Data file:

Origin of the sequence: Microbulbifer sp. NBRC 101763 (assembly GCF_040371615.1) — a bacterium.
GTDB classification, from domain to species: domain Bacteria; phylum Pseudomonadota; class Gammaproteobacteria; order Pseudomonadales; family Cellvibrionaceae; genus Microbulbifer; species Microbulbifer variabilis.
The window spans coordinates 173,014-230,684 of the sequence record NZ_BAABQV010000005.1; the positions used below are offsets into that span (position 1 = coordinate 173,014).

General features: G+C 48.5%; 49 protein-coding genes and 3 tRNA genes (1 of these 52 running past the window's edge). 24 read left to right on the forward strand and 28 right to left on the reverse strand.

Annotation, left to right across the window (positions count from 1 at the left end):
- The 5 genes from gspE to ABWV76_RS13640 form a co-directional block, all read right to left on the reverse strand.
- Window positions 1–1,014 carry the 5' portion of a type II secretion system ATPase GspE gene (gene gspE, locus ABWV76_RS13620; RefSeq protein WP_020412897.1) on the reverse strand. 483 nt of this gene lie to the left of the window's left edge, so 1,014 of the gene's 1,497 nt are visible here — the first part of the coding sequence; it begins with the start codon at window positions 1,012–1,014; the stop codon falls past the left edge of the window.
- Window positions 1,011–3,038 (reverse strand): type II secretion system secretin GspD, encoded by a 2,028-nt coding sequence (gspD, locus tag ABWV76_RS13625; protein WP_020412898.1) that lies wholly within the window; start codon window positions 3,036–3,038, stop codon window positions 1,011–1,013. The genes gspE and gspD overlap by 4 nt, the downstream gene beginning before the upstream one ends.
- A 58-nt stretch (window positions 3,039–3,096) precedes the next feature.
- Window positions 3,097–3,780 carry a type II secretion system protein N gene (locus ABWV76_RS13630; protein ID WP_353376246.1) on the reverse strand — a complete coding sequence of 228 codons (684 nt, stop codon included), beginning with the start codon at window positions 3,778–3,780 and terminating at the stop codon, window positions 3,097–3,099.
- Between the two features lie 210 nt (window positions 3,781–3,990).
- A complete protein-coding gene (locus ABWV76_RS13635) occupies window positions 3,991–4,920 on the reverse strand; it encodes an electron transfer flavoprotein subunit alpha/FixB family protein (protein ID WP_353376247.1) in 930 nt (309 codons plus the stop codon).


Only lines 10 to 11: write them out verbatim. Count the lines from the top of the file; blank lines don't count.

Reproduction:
- Window positions 3,097–3,780 carry a type II secretion system protein N gene (locus ABWV76_RS13630; protein ID WP_353376246.1) on the reverse strand — a complete coding sequence of 228 codons (684 nt, stop codon included), beginning with the start codon at window positions 3,778–3,780 and terminating at the stop codon, window positions 3,097–3,099.
- Between the two features lie 210 nt (window positions 3,781–3,990).